The tugs are described as "highly manoeuvrable and modern", and "well equipped for time-sensitive operations on the long, riverside frontage of Maputo and Matola". They "will put Maputo in a better competitive position to handle the expected traffic growth", according to MPDC.
The MOZAL aluminium smelter on 18 June handed its Small and Medium Enterprises Empowerment and Linkages Programme (SMEELP) over to the Mozambican government's Investment Promotion Centre (CPI).
SMEELP was officially launched in July 2001 as a way of encouraging local companies, and improving their performance, so that they would be able to bid for, and fulfil, contracts as suppliers of goods and services to the expansion of MOZAL.
It was launched in part because MOZAL recognised that the involvement of Mozambican companies in phase one of the project had been unsatisfactory. Phase two envisages doubling the smelter's capacity, so that it can produce 506,000 tonnes of aluminium ingots a year.
The SMEELP programme was designed to ensure that at least 25 contracts for the MOZAL expansion would be handled successfully by local companies. In fact, 16 companies benefited from training under SMEELP, and were awarded 28 contracts, to a value of more than $5 million, all of which were successfully concluded.
In this programme, MOZAL's partners included the Africa Project Development Facility (APDF) of the World Bank, and the CPI itself.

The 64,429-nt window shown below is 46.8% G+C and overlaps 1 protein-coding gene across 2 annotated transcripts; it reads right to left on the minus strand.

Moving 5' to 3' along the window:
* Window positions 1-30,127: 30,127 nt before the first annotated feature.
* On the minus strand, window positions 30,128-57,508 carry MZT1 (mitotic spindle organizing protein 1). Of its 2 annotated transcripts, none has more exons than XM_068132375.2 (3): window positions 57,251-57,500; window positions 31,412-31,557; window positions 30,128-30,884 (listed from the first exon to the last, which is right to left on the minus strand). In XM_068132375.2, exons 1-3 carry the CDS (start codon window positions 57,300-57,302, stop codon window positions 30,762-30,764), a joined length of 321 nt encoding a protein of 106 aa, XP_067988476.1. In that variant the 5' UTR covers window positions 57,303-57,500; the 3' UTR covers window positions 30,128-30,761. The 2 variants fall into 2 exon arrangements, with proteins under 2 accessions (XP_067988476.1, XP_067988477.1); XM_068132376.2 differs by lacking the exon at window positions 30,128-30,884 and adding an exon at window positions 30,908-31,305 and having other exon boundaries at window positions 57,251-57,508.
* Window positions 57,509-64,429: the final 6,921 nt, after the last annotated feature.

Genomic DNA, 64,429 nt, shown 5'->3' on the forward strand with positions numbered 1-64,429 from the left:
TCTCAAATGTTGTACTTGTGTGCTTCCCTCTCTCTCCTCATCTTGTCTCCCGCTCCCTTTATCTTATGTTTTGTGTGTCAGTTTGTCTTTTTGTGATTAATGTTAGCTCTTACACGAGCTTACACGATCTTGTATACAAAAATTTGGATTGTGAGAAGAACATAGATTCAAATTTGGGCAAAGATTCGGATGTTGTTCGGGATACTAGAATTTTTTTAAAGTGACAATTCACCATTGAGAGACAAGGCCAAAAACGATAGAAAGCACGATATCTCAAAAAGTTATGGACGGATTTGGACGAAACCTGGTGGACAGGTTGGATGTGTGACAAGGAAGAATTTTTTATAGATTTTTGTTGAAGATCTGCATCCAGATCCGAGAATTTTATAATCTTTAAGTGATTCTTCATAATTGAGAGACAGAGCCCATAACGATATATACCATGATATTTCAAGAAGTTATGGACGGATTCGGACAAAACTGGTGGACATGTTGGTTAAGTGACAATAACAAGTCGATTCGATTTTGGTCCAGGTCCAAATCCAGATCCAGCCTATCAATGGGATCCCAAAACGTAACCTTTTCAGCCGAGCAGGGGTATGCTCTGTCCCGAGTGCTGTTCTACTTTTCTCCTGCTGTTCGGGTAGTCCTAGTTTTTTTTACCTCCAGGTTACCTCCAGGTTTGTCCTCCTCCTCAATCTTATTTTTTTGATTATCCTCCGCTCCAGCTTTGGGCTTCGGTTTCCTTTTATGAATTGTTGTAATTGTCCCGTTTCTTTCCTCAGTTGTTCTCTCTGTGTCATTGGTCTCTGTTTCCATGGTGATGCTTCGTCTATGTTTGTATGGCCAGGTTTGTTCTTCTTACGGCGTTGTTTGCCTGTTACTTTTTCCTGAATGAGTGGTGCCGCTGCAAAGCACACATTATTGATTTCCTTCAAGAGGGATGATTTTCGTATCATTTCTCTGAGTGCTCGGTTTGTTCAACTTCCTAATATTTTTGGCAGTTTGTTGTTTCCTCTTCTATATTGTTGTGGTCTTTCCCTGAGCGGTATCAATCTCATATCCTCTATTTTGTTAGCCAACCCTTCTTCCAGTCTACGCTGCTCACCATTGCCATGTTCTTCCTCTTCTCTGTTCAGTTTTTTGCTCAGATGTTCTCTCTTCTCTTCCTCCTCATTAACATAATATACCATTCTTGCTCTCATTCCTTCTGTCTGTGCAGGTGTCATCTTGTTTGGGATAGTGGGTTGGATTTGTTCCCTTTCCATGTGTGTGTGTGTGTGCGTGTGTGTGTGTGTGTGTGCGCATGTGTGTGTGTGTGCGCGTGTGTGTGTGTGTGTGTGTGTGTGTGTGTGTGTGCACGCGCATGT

At the ceremony certificates and ceremonial plaques were awarded to the 16 companies - which range from construction and engineering companies, to landscaping, to computer services.
CPI now takes over SMEELP, and the programme will continue to empower small and medium Mozambican companies so that they can bid for work on other major projects (such as the rehabilitated and expanding sugar industry, or the Corridor Sands titanium mining scheme in the southern province of Gaza).
MOZAL managing director Peter Wilshaw announced that MOZAL is setting up a new linkages programme, called Mozlink, to ensure continued local business input into the smelter's operations. "In the long term, for any major investor setting up a business venture in Mozambique, the development of a stable, responsive, high quality supply chain in the local market is of utmost importance", he said.
Quite apart from the expansion project, the operational part of the smelter is already spending between $35 and $40 million a year on purchasing goods and services from Mozambican companies (excluding water and electricity supplies).
Mozlink is intended to run for 12 months, with a budget of $200,000 provided by MOZAL, the APDF, the Capacity Building Facility of the International Finance Corporation (IFC - another part of the World Bank Group), the CPI, and the government's business development programme, PODE.
Nina Berg, the widow of murdered Mozambican journalist Carlos Cardoso, on 16 June described a biography of her husband, written by two of his close collaborators, as "a manifesto of a very active life, full of political and intellectual struggles".
She was speaking at the launch of the book at the headquarters of the Mozambican Journalists' Union, the SNJ, chaired by the union's general secretary, Hilario Matusse.
The book, entitled "E Proibido por Algemas nas Palavras: Carlos Cardoso e a Revolucao Mocambicana" ("It is forbidden to put words in handcuffs: Carlos Cardoso and the Mozambican Revolution"), is written by Paul Fauvet, head of the AIM English service, and Marcelo Mosse, editor of the independent newsheet "Mediafax".
Both men worked under Cardoso - Fauvet at AIM throughout the 1980s, and Mosse on the two papers that Cardoso edited in the 1990s, "Mediafax" and "Metical".